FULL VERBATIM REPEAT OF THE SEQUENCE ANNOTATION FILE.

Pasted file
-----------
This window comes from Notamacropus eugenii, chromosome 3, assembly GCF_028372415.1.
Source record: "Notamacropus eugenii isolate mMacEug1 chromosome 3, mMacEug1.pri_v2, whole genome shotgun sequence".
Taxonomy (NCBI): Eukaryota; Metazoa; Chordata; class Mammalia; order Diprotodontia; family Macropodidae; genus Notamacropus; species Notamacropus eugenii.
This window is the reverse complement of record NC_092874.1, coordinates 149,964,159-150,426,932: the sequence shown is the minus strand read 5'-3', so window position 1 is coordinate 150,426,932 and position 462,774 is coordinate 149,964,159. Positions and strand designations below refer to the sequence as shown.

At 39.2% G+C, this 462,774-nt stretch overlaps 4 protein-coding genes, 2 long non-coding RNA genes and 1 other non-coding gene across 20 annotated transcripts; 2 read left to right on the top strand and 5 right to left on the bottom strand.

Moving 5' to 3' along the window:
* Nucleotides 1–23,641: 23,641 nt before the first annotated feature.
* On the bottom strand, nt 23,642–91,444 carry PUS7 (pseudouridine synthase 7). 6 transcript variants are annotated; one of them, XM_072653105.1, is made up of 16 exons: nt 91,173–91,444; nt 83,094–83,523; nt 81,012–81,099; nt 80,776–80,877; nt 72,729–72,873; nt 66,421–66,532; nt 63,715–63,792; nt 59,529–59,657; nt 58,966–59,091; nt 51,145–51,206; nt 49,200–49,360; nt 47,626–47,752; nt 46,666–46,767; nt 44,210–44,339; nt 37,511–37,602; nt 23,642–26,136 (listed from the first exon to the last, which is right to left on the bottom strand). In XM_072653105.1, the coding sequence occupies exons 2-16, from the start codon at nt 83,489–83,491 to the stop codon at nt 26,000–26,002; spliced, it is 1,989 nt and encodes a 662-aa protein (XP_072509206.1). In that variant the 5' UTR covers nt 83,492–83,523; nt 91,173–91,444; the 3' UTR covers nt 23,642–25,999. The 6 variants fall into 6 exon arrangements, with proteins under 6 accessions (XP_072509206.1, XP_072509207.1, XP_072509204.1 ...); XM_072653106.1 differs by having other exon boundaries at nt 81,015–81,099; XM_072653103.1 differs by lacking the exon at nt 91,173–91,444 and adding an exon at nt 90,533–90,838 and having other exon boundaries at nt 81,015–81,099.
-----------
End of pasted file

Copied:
This window comes from Notamacropus eugenii, chromosome 3, assembly GCF_028372415.1.
Source record: "Notamacropus eugenii isolate mMacEug1 chromosome 3, mMacEug1.pri_v2, whole genome shotgun sequence".
Taxonomy (NCBI): Eukaryota; Metazoa; Chordata; class Mammalia; order Diprotodontia; family Macropodidae; genus Notamacropus; species Notamacropus eugenii.
This window is the reverse complement of record NC_092874.1, coordinates 149,964,159-150,426,932: the sequence shown is the minus strand read 5'-3', so window position 1 is coordinate 150,426,932 and position 462,774 is coordinate 149,964,159. Positions and strand designations below refer to the sequence as shown.

At 39.2% G+C, this 462,774-nt stretch overlaps 4 protein-coding genes, 2 long non-coding RNA genes and 1 other non-coding gene across 20 annotated transcripts; 2 read left to right on the top strand and 5 right to left on the bottom strand.

Moving 5' to 3' along the window:
* Nucleotides 1–23,641: 23,641 nt before the first annotated feature.
* On the bottom strand, nt 23,642–91,444 carry PUS7 (pseudouridine synthase 7). 6 transcript variants are annotated; one of them, XM_072653105.1, is made up of 16 exons: nt 91,173–91,444; nt 83,094–83,523; nt 81,012–81,099; nt 80,776–80,877; nt 72,729–72,873; nt 66,421–66,532; nt 63,715–63,792; nt 59,529–59,657; nt 58,966–59,091; nt 51,145–51,206; nt 49,200–49,360; nt 47,626–47,752; nt 46,666–46,767; nt 44,210–44,339; nt 37,511–37,602; nt 23,642–26,136 (listed from the first exon to the last, which is right to left on the bottom strand). In XM_072653105.1, the coding sequence occupies exons 2-16, from the start codon at nt 83,489–83,491 to the stop codon at nt 26,000–26,002; spliced, it is 1,989 nt and encodes a 662-aa protein (XP_072509206.1). In that variant the 5' UTR covers nt 83,492–83,523; nt 91,173–91,444; the 3' UTR covers nt 23,642–25,999. The 6 variants fall into 6 exon arrangements, with proteins under 6 accessions (XP_072509206.1, XP_072509207.1, XP_072509204.1 ...); XM_072653106.1 differs by having other exon boundaries at nt 81,015–81,099; XM_072653103.1 differs by lacking the exon at nt 91,173–91,444 and adding an exon at nt 90,533–90,838 and having other exon boundaries at nt 81,015–81,099.